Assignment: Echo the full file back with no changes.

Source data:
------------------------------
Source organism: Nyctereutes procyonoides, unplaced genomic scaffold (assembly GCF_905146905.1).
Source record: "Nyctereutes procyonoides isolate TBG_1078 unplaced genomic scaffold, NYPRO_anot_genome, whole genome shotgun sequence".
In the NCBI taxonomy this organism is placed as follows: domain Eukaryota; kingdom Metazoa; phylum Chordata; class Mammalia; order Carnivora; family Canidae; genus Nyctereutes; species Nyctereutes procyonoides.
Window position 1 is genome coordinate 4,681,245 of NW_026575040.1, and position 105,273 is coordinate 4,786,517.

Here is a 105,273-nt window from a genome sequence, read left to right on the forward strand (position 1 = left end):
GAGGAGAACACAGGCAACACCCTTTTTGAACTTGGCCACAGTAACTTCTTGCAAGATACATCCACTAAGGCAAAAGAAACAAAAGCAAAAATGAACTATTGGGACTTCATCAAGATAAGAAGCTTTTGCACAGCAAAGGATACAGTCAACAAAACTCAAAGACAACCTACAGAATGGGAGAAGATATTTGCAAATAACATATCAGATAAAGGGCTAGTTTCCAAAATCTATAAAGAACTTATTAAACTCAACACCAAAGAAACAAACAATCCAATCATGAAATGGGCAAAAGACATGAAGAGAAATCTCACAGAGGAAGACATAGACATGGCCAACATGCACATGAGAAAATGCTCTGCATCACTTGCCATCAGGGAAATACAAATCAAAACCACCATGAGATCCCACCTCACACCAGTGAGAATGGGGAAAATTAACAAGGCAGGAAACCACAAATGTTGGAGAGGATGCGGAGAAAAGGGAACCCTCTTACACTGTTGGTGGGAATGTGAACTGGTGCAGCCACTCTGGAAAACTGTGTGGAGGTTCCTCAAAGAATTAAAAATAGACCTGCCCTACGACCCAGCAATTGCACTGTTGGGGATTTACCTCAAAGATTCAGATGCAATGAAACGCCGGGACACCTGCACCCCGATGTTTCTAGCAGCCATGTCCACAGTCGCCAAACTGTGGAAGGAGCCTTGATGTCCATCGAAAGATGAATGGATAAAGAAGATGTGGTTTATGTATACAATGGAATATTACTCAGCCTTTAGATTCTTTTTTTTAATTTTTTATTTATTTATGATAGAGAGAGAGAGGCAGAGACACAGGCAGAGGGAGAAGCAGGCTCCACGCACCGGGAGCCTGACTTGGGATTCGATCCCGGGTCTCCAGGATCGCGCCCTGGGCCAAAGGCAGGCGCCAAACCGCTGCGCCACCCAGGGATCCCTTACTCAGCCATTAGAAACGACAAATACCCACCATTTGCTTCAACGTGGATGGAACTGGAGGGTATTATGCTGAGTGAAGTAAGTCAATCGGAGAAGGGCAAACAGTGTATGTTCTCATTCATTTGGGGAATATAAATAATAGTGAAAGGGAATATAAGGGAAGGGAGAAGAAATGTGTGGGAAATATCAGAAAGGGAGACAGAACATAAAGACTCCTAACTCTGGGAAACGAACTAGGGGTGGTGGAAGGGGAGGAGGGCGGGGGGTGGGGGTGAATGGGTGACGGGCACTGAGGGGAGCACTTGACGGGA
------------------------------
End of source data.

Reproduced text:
Source organism: Nyctereutes procyonoides, unplaced genomic scaffold (assembly GCF_905146905.1).
Source record: "Nyctereutes procyonoides isolate TBG_1078 unplaced genomic scaffold, NYPRO_anot_genome, whole genome shotgun sequence".
In the NCBI taxonomy this organism is placed as follows: domain Eukaryota; kingdom Metazoa; phylum Chordata; class Mammalia; order Carnivora; family Canidae; genus Nyctereutes; species Nyctereutes procyonoides.
Window position 1 is genome coordinate 4,681,245 of NW_026575040.1, and position 105,273 is coordinate 4,786,517.

Here is a 105,273-nt window from a genome sequence, read left to right on the forward strand (position 1 = left end):
GAGGAGAACACAGGCAACACCCTTTTTGAACTTGGCCACAGTAACTTCTTGCAAGATACATCCACTAAGGCAAAAGAAACAAAAGCAAAAATGAACTATTGGGACTTCATCAAGATAAGAAGCTTTTGCACAGCAAAGGATACAGTCAACAAAACTCAAAGACAACCTACAGAATGGGAGAAGATATTTGCAAATAACATATCAGATAAAGGGCTAGTTTCCAAAATCTATAAAGAACTTATTAAACTCAACACCAAAGAAACAAACAATCCAATCATGAAATGGGCAAAAGACATGAAGAGAAATCTCACAGAGGAAGACATAGACATGGCCAACATGCACATGAGAAAATGCTCTGCATCACTTGCCATCAGGGAAATACAAATCAAAACCACCATGAGATCCCACCTCACACCAGTGAGAATGGGGAAAATTAACAAGGCAGGAAACCACAAATGTTGGAGAGGATGCGGAGAAAAGGGAACCCTCTTACACTGTTGGTGGGAATGTGAACTGGTGCAGCCACTCTGGAAAACTGTGTGGAGGTTCCTCAAAGAATTAAAAATAGACCTGCCCTACGACCCAGCAATTGCACTGTTGGGGATTTACCTCAAAGATTCAGATGCAATGAAACGCCGGGACACCTGCACCCCGATGTTTCTAGCAGCCATGTCCACAGTCGCCAAACTGTGGAAGGAGCCTTGATGTCCATCGAAAGATGAATGGATAAAGAAGATGTGGTTTATGTATACAATGGAATATTACTCAGCCTTTAGATTCTTTTTTTTAATTTTTTATTTATTTATGATAGAGAGAGAGAGGCAGAGACACAGGCAGAGGGAGAAGCAGGCTCCACGCACCGGGAGCCTGACTTGGGATTCGATCCCGGGTCTCCAGGATCGCGCCCTGGGCCAAAGGCAGGCGCCAAACCGCTGCGCCACCCAGGGATCCCTTACTCAGCCATTAGAAACGACAAATACCCACCATTTGCTTCAACGTGGATGGAACTGGAGGGTATTATGCTGAGTGAAGTAAGTCAATCGGAGAAGGGCAAACAGTGTATGTTCTCATTCATTTGGGGAATATAAATAATAGTGAAAGGGAATATAAGGGAAGGGAGAAGAAATGTGTGGGAAATATCAGAAAGGGAGACAGAACATAAAGACTCCTAACTCTGGGAAACGAACTAGGGGTGGTGGAAGGGGAGGAGGGCGGGGGGTGGGGGTGAATGGGTGACGGGCACTGAGGGGAGCACTTGACGGGA